Following a total joint replacement, anticoagulation (blood thinning) drugs can prevent Deep Vein Thrombosis (DVT), a blood clot deep within the extremities, or a pulmonary embolism (PE), a complication that causes a blood clot to move to the lungs. However, prolonged use of these therapies may increase the risk of hemorrhage and infection. Investigators performed a venography, a test for DVT, before and after knee or hip surgery on 1,500 patients. All patients used a foot pump, and wore an elastic stocking, immediately after surgery.  In addition, each patient took a regular dose of aspirin beginning two days post-surgery. The incidence of DVT was 19.2 percent (32.7 percent in total knee replacement and 5.6 percent in total hip replacement patients) which is below normal. None of the PE cases were fatal or severe, and there were no complications caused by the aspirin. Age and a high patient body mass index (BMI) were among the factors associated with a higher risk for DVT. Aspirin along with the use of stockings and a foot pump are safe and effective therapies in preventing DVT and PE in most joint replacement patients. Patients at high risk for DVT made require the use of anticoagulation therapies.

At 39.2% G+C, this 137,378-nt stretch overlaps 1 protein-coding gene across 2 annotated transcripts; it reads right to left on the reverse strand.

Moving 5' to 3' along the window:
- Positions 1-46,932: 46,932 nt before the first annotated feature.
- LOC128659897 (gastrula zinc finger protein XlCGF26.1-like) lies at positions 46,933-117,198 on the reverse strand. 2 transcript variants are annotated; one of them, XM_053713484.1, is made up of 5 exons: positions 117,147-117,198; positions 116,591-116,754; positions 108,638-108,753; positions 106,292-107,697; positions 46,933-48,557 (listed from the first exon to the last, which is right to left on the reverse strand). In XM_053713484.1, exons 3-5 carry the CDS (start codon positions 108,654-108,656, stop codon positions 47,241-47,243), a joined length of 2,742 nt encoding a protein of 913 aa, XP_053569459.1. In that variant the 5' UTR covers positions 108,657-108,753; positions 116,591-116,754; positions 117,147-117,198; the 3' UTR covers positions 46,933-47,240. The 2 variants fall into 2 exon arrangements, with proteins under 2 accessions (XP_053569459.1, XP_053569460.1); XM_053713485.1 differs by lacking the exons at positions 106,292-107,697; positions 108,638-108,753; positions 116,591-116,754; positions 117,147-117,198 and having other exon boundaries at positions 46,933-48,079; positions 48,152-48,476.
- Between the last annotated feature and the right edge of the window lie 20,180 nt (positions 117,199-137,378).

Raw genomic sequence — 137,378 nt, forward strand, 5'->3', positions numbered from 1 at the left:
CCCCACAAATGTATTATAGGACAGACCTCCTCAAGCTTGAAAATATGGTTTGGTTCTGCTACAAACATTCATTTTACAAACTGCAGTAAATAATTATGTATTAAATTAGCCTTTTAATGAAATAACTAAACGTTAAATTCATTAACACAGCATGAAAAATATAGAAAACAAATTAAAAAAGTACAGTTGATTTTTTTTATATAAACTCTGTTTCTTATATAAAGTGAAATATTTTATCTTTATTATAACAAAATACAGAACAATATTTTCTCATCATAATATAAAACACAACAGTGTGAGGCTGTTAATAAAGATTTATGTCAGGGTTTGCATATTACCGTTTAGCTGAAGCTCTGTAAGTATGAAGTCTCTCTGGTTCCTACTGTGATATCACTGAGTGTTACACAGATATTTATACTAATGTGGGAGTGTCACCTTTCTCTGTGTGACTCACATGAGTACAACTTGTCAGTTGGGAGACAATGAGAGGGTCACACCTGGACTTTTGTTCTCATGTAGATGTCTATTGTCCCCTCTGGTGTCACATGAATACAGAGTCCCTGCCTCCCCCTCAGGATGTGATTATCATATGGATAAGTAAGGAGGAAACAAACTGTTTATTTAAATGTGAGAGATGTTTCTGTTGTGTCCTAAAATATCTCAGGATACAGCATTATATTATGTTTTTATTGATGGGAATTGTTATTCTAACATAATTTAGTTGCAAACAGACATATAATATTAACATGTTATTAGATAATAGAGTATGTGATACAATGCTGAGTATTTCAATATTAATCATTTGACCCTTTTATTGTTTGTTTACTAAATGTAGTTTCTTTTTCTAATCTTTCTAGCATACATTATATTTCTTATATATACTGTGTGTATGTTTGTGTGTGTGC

Minimizing the Effects of Osteoarthritis
Video-Based Home Exercise Can Minimize Osteoarthritis Pain, Improve Mobility
(Embargo: February 8)
* Exercise did not stop osteoarthritis progression